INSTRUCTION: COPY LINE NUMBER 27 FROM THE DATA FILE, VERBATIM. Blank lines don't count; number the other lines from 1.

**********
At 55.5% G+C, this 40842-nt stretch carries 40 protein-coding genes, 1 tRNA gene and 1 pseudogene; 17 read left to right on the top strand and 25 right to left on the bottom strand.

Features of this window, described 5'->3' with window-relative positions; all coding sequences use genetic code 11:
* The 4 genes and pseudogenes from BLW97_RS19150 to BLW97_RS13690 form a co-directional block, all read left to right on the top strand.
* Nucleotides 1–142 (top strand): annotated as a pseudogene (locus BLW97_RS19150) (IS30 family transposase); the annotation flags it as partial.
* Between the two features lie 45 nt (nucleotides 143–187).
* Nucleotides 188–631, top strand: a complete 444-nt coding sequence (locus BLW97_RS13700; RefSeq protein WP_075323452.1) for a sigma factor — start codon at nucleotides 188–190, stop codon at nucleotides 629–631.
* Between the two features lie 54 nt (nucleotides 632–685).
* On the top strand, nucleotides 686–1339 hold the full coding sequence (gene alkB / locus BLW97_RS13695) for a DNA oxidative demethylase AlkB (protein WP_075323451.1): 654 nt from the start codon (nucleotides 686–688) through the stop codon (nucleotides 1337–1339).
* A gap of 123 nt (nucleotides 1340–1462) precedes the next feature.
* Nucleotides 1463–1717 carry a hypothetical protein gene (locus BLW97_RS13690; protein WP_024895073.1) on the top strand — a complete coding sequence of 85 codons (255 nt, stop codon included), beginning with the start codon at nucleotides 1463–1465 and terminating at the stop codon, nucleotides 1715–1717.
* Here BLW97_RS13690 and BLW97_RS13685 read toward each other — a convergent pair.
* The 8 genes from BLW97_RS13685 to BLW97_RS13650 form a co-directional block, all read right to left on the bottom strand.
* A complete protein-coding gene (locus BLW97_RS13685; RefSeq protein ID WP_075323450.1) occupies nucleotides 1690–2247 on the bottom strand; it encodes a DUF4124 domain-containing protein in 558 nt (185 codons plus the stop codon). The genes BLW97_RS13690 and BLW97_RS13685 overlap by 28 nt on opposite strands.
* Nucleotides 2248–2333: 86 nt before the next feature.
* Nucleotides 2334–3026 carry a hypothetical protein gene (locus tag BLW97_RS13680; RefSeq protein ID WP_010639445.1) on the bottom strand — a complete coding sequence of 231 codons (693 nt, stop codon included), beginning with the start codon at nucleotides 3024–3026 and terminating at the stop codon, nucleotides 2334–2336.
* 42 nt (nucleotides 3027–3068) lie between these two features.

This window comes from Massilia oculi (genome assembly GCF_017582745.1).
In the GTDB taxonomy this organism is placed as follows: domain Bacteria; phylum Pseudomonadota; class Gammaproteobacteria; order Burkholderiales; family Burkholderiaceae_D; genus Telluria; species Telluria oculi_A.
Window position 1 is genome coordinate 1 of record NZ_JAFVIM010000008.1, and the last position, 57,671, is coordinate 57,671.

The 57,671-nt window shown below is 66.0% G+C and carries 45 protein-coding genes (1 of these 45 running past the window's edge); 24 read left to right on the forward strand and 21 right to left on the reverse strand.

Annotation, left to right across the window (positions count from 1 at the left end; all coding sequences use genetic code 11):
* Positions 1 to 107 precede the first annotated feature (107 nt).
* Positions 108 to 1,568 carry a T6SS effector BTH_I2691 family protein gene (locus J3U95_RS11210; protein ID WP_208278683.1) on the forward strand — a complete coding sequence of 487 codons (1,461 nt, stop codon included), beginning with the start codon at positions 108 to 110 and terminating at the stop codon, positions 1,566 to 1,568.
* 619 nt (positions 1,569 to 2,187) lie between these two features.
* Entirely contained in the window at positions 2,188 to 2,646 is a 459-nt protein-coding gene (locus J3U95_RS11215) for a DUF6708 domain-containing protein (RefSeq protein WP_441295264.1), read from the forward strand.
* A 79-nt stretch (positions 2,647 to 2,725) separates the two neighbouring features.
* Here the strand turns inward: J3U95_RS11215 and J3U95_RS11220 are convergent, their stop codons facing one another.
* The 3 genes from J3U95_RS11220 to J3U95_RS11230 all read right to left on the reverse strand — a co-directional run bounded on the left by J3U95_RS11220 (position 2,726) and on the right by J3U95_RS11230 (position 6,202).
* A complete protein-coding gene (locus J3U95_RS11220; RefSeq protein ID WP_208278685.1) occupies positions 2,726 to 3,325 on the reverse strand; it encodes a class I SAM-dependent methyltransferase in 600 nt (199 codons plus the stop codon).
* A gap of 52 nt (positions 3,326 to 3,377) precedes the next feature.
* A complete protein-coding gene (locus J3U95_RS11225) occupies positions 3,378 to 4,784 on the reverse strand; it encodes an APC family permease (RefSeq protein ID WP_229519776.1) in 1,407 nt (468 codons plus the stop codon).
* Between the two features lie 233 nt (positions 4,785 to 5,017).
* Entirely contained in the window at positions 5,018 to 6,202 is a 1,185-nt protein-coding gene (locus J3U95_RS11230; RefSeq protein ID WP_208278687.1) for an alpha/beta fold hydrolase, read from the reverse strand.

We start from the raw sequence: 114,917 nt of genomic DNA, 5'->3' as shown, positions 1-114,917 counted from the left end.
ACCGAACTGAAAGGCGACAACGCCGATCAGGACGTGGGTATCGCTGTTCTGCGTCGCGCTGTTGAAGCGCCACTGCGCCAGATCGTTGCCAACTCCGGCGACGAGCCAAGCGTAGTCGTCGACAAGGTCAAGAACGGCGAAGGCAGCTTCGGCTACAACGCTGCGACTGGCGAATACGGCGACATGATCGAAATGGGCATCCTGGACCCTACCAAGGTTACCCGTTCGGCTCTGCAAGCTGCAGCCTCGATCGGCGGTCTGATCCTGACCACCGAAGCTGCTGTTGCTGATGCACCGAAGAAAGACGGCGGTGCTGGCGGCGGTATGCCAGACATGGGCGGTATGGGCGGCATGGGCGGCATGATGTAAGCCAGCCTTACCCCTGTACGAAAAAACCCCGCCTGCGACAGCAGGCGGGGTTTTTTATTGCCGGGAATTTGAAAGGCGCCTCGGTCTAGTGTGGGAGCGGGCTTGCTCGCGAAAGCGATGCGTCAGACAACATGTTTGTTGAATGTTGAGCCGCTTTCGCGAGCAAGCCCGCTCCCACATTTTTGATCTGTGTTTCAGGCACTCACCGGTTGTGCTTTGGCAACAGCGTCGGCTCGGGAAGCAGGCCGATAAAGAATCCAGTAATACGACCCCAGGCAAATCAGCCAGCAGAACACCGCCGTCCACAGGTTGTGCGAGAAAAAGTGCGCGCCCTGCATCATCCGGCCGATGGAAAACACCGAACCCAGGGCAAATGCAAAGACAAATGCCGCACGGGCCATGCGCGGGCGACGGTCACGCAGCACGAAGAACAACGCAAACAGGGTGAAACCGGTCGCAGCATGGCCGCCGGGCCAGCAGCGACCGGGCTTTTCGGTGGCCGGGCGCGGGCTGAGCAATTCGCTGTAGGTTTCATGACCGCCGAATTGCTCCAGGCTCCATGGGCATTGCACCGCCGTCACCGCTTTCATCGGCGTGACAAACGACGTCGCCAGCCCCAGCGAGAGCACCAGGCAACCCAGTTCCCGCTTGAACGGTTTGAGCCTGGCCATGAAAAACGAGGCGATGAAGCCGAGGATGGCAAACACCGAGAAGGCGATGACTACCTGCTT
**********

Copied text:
* Here the strand turns inward: J3U95_RS11215 and J3U95_RS11220 are convergent, their stop codons facing one another.